Beaches staff, volunteers fill hungry tummies with hot Christmas meals

Food prepared for 2,000 with 1,250 meals delivered

Christmas morning, Mark Matthias was a man in perpetual motion. He and his crew at Beaches restaurants have a huge heart, serving the less fortunate over the holidays. A group of several dozen volunteers were part of the Herculean effort that Matthias coordinated, expecting to serve close to 2,000 hot meals on Christmas day at the Warehouse ‘23 location Matthias owns. 

The tradition began roughly four decades ago, with Chuck and Sandy Chronis serving the less fortunate hot meals on Thanksgiving at his downtown bar and restaurant. They were joined by their friend Rich Melnick to serve the first meals on Thanksgiving 1982.  They expanded to doing Christmas meals in 1998 according to one report.  

Matthias picked up the baton in 2017 according to his friend Dean Irvin, and has been doing it ever since. 

“The cooks were at it yesterday afternoon doing advance preparations, and then returning around 3 a.m.,” Irwin said. 

Several dozen volunteers showed up to either package the meals,or serve those who walked up or drove up. Several dozen others were the delivery service, driving meals all over Clark County.

Dozens of Santa’s helpers showed up Christmas morning, dishing up hot meals in take out containers that contained turkey, ham, potatoes, stuffing, gravy, green beans,a roll and an apple turnover. Photo by John Leyv Hell
Dozens of Santa’s helpers showed up Christmas morning, dishing up hot meals in take out containers that contained turkey, ham, potatoes, stuffing, gravy, green beans,a roll and an apple turnover. Photo by John Ley

“We have enough food for 2,000,” said Matthias. “We have 1,250 deliveries. That’s anywhere from 20 meals to 150 meals to a location. Sometimes it takes two drivers to just get out there. But it’s a real varied group from literally the homeless, to seniors and low income people, and veterans.”

There were roughly a dozen volunteers working in the kitchen, preparing the food or doing clean up. There were another 18 people working tables along two sides of a room, packaging up the cooked food in tin “to go” containers. Each container had turkey, ham, potatoes and stuffing, green beans, gravy, a roll, and an apple turnover.

These were initially loaded into industrial warmers. Later, volunteers emptied them faster than they were loaded. Meals slowly trickled out the front door, but moved rapidly out the back door into vehicles to deliver to numerous Clark County homes and facilities.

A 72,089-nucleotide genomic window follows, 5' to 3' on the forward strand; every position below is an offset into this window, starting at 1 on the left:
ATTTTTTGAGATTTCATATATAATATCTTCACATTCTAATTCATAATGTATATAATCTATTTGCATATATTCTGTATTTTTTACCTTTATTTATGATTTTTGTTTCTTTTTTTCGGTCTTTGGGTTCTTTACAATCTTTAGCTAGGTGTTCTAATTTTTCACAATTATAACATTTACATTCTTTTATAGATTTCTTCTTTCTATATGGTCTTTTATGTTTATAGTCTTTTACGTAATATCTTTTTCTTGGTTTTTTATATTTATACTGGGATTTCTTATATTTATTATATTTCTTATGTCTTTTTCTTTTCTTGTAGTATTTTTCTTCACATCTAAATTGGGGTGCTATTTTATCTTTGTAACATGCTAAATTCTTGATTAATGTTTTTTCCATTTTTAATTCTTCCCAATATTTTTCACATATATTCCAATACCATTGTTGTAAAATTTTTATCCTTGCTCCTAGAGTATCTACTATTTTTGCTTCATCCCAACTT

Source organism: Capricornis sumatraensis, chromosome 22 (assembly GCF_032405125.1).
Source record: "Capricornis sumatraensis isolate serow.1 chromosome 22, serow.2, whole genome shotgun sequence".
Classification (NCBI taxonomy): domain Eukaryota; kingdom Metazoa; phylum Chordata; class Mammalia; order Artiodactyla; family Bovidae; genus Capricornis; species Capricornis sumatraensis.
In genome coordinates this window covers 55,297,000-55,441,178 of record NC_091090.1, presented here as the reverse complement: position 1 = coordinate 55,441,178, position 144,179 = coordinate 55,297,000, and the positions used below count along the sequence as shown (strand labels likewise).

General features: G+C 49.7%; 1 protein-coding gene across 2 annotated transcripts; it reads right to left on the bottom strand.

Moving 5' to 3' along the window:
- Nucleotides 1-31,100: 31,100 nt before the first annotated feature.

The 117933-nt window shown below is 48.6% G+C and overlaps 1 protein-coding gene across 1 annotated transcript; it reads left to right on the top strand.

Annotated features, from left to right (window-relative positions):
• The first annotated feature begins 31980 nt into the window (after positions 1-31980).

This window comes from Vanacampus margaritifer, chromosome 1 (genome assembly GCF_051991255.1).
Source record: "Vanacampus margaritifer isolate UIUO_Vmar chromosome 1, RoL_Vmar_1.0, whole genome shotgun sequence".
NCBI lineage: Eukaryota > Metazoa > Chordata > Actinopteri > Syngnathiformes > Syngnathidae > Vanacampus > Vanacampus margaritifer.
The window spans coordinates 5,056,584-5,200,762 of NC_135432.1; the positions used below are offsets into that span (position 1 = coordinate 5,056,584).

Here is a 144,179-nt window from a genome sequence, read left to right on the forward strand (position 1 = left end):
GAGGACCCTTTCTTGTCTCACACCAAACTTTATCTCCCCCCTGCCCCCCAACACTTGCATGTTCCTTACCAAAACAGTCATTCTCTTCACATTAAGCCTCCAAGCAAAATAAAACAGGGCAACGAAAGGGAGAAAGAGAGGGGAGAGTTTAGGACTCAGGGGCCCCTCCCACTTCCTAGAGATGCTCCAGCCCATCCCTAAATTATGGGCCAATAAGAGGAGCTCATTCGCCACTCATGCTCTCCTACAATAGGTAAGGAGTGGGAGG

People could both walk up or drive up. Everyone was offered a grab bag of necessities that included a warm blanket, socks, a stocking hat, and an assortment of toiletries. They had a couple choices for a beverage, in addition to the meal in the tin “to go” container.

For the homeless, there was a covered tent with standing table areas they could eat, protected from the rain and elements. Most of the visitors drove up, comfortably served in the Warehouse ‘23 “roundabout” that serves the front door. Two or three volunteers took orders and hustled back and forth delivering the food containers, the beverages, and the grab bags of goodies.

Another group of volunteers worked as drivers. In the era of COVID-19, several Clark County groups that normally serve indoor meals were unable to do so this year, under current state guidelines. So Matthias devised another way — bring the food to these homes and facilities. For several days, they collected orders — 15 meals for this location, two dozen at another place, and 55 for one senior home, and created a delivery list. Drivers loaded up cars, vans, or trucks with the containers of food and ferried them to the various locations.

C-TRAN’s C-Van service even brought one lady using a walker to Warehouse ‘23, so she could pick up a needed meal. 

Back in the kitchen, Irvin explained the process. “Those chefs are magical guys. Just the way they process volumes of food and they never seem to be frazzled. They just make it work.”

They used to have sit down service, using disposable plates, cups and utensils.  COVID restrictions required everything be prepared “to go.” “This year you don’t get to smile and see the families,” said Irvin. “All the meeting and greeting is pretty much gone.”

Matthias shared his perspective on how it got started, and what they needed to do to adapt. “Cronis did this for 35 years and when he retired, it just went void for a year,” he said. “I contacted Rich Melnick and (former) Mayor Pollard said, I don’t want to steal it but we need to do this. We literally call it after him, (Chronis). So we started it here in 2017. We’ve had two years of sit down, restaurant style serving these people. 

“This year, we had to change the plan completely,’’ Matthias added. “But it’s doubled and tripled the amount we’re doing because now we’re going to them. The word got out that we would deliver, which we haven’t done in the past. We did 800 deliveries on Thanksgiving, and today we’ll do 1,250.

“This is actually easier for us because it’s very predictable. Whereas when you do it in the restaurant, you don’t know if you’re gonna get 400 or 800, because it’s all walk-ins. But that was nicer because we would serve the people and have that human interaction.” 

Matthias owns Beaches Restaurant and Bar on the Columbia River and at the Portland International Airport. He opened WareHouse ‘23 at the old Red Lion location in 2016.